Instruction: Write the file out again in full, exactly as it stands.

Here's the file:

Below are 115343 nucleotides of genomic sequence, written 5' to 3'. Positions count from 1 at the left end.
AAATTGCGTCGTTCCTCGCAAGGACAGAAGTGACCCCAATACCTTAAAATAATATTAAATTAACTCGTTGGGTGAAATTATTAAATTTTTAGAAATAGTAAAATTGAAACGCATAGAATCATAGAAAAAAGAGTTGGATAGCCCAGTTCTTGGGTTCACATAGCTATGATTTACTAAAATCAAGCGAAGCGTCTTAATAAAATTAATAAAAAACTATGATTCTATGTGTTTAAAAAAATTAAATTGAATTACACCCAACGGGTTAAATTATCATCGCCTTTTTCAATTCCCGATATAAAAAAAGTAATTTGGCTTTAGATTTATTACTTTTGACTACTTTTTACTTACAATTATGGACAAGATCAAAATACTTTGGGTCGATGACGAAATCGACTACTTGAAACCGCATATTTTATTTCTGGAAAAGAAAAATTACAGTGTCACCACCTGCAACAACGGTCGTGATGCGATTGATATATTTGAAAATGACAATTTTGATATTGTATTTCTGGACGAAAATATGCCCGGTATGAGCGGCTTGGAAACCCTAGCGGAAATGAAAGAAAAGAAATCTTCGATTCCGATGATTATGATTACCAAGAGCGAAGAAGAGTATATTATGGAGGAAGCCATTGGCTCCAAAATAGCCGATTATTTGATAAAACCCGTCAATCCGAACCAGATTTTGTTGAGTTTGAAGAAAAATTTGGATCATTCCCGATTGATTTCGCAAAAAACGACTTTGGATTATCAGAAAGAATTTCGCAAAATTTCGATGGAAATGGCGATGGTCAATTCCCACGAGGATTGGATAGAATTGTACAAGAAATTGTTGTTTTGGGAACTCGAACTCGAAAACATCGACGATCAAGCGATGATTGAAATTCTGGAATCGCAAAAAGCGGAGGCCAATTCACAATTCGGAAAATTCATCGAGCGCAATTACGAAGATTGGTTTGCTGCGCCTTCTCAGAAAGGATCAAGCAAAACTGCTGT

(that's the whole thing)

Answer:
Below are 115343 nucleotides of genomic sequence, written 5' to 3'. Positions count from 1 at the left end.
AAATTGCGTCGTTCCTCGCAAGGACAGAAGTGACCCCAATACCTTAAAATAATATTAAATTAACTCGTTGGGTGAAATTATTAAATTTTTAGAAATAGTAAAATTGAAACGCATAGAATCATAGAAAAAAGAGTTGGATAGCCCAGTTCTTGGGTTCACATAGCTATGATTTACTAAAATCAAGCGAAGCGTCTTAATAAAATTAATAAAAAACTATGATTCTATGTGTTTAAAAAAATTAAATTGAATTACACCCAACGGGTTAAATTATCATCGCCTTTTTCAATTCCCGATATAAAAAAAGTAATTTGGCTTTAGATTTATTACTTTTGACTACTTTTTACTTACAATTATGGACAAGATCAAAATACTTTGGGTCGATGACGAAATCGACTACTTGAAACCGCATATTTTATTTCTGGAAAAGAAAAATTACAGTGTCACCACCTGCAACAACGGTCGTGATGCGATTGATATATTTGAAAATGACAATTTTGATATTGTATTTCTGGACGAAAATATGCCCGGTATGAGCGGCTTGGAAACCCTAGCGGAAATGAAAGAAAAGAAATCTTCGATTCCGATGATTATGATTACCAAGAGCGAAGAAGAGTATATTATGGAGGAAGCCATTGGCTCCAAAATAGCCGATTATTTGATAAAACCCGTCAATCCGAACCAGATTTTGTTGAGTTTGAAGAAAAATTTGGATCATTCCCGATTGATTTCGCAAAAAACGACTTTGGATTATCAGAAAGAATTTCGCAAAATTTCGATGGAAATGGCGATGGTCAATTCCCACGAGGATTGGATAGAATTGTACAAGAAATTGTTGTTTTGGGAACTCGAACTCGAAAACATCGACGATCAAGCGATGATTGAAATTCTGGAATCGCAAAAAGCGGAGGCCAATTCACAATTCGGAAAATTCATCGAGCGCAATTACGAAGATTGGTTTGCTGCGCCTTCTCAGAAAGGATCAAGCAAAACTGCTGT